SCOUTING THE CYCLONES
Iowa State gets overlooked when discussions of Big 12 basketball are held by those who skim the surface of college hoops and provide shallow analysis, but head coach Fred Hoiberg has put together an exciting, fast-paced team that is difficult to beat, especially at home. The Cyclones have won 16 in a row at Hilton Coliseum, including eight in a row in the Big 12, making the venue a snakepit for the opposition. It's been more than a year since ISU's last home loss.
The Iowa State attack, which ranks sixth in the nation at 82.5 points per game, gets scoring across the board. Frontcourt starters Melvin Ejim (Jr., 6-6) and Georges Niang (Fr., 6-7) score 10.8 and 11.5 points per game respectively. Ejim leads the league in reboumding, snaring 9.3 per outing, while Niang adds 5.3. In addition, the duo passes the ball well -- a must in Hoiberg's move it quick and shoot it quicker offense. They combine for 3.3 assists per outing, and don't have the huge disparity between assists and turnovers that many frontcourters do.
At guard, Will Clyburn (Sr., 6-7) leads the scoring parade with 14.3 points per game, but he's also an all-around threat (see a trend developing here?) He is the only player in the league to be in the Top 15 in scoring, rebounding and assists. Korie Lucious (Sr., 5-11), a graduate transfer from Michigan State, has been as productive as hoped, tallying 10.1 points and 5.4 assists per game, while Chris Babb (Sr., 6-5) provides more scoring support with 9.2 points per outing.
As if that wasn't enough, guard Tyus McGee (Sr., 6-2) comes off the bench firing. A 48% three-point shooter, he's the second leading scorer on the team, but also moves the ball well, with 26 assists against just 12 turnovers. He's also the team leader in steals (22) and is tied for third in blocked shots, providing the sort of substitute power than every coach dreams of. He's complemented on the front line by Percy Gibson (So., 6-9), who averages 7.4 points and 3.9 rebounds per game in 16 minutes of action, and Anthony Booker (Sr., 6-9), who adds 4.7 and 4.0, respectively.
ISU racks up big scoring totals, some of which is due to its pace of play, but that's not the only story. A senior-dominated squad which won 23 games (including 12 in the league) in 2011-12, the Cyclones are setting themselves up for another tournament run, and beating them anywhere, let alone at home, isn't going to be easy.
Can West Virginia shoot the ball well enough, and score enough, to upset the Cyclones? Simply outrunning ISU may not be the path to victory.
Iowa State has scored at least 80 points in all but one of its wins, and has been held to 71 points or fewer in three of its four losses. Therein lies the key to staying in the game with the run-and-gun Iowans -- get back on defense and force them to run through its offensive sets. ISU wants to create early shot opportunities by moving the ball upcourt quickly and getting shots away before the defense is set, so the key item to watch is West Virginia's transition from offense to defense. How quickly does WVU get back? Are the Mountaineers picking up their opposite numbers quickly, and not allowing them to find open spots in transition?
WVU 8-7, 1-2
ISU 11-4, 1-1
WVU - 84
ISU - 46
The secondary key here is that ISU doesn't just stop with its "primary" fast break. Certainly, it would love to take lay-ups and dunks if it beats WVU down the floor. But that's just the first part of Hoiberg's system. ISU will push the ball to get defenders into the lane, then kick it out to an array of three-point shooters who have the green light to fire at any time. ISU has six players who have made at least 10 threes this year, and as a team hits 36.3% of its tries from distance. Only three players in its nine-man rotation make fewer than 44% of their shots from the field, showing that the Cyclones are taking advantage of their many shot opportunities.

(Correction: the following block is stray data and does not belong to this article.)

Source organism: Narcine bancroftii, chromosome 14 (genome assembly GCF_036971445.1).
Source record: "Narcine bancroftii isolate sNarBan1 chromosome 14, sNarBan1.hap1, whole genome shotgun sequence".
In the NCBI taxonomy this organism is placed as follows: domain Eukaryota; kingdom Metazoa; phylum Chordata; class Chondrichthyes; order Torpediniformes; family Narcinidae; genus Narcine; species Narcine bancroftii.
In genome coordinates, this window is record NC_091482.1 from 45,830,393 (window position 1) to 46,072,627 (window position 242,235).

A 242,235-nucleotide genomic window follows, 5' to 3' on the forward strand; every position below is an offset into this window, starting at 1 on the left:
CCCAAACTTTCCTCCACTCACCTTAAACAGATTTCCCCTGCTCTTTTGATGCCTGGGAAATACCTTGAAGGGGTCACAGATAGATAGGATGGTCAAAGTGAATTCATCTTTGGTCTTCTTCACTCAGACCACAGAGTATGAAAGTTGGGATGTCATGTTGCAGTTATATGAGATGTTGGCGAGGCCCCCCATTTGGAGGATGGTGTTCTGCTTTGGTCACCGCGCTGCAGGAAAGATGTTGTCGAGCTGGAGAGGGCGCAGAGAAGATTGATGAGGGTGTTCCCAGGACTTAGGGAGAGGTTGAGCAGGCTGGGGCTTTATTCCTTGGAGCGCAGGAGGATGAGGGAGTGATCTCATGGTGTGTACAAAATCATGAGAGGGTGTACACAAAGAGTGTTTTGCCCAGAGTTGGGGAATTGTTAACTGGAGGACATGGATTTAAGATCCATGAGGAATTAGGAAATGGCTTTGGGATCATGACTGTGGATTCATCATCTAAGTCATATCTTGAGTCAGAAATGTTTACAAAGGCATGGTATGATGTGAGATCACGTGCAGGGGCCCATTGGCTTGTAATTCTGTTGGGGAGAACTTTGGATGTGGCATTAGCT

Of course, West Virginia will have to shoot well to pull the upset, but it will also have to rebound on defense to prevent second chances. ISU is going to get more shots that any other WVU foe his year (it's averaging 65 per game) and the Mountaineers can't afford to give up any extras.
That's going to be a tough task, however. WVU hasn't shown any consistency in getting back in transition this year, and rebounding out of the mad scramble that often results from picking up opponents and defending shots on the run is more difficult still. ISU doesn't just chuck it and forget it -- it is grabbing more than nine boards per game than its foes, and snares almost 15 per game on offense. West Virginia's ability to stop the initial onslaught and then rebound will be sorely tested, especially in its most difficult venue of the season to date.
Iowa State head coach Fred Hoiberg is known as "The Mayor" for his lifelong connection to Ames. He attended Ames High School and had a stellar career at Iowa State before departing for a 10-year NBA career. He returned to take the Iowa State job in 2010.
* * *
This is another game in which West Virginia's height at center might not be a big factor. WVU has been unable to parlay size advantages at the position into tactical advantages on the floor. If West Virginia can't use its bigs to score in the post on the offensive end (which would also help to slow ISU's transition game). then it may be forced to go to a smaller lineup that can keep up with the Cyclone running game.
* * *
ISU ranks third nationally in 3-pointers per game (9.5) and has made 10 or more in eight games this year. Those totals have helped propel the Cyclones to a scoring level unmatched by any other D-1 team this year: they are the only squad to tally at least 70 points in every game this season.
* * *
West Virginia does not have any individual players ranked in the top three of any of the Big 12's major statistical categories. Gary Browne (fourth in free throw percentage) is the highest rated Mountaineer.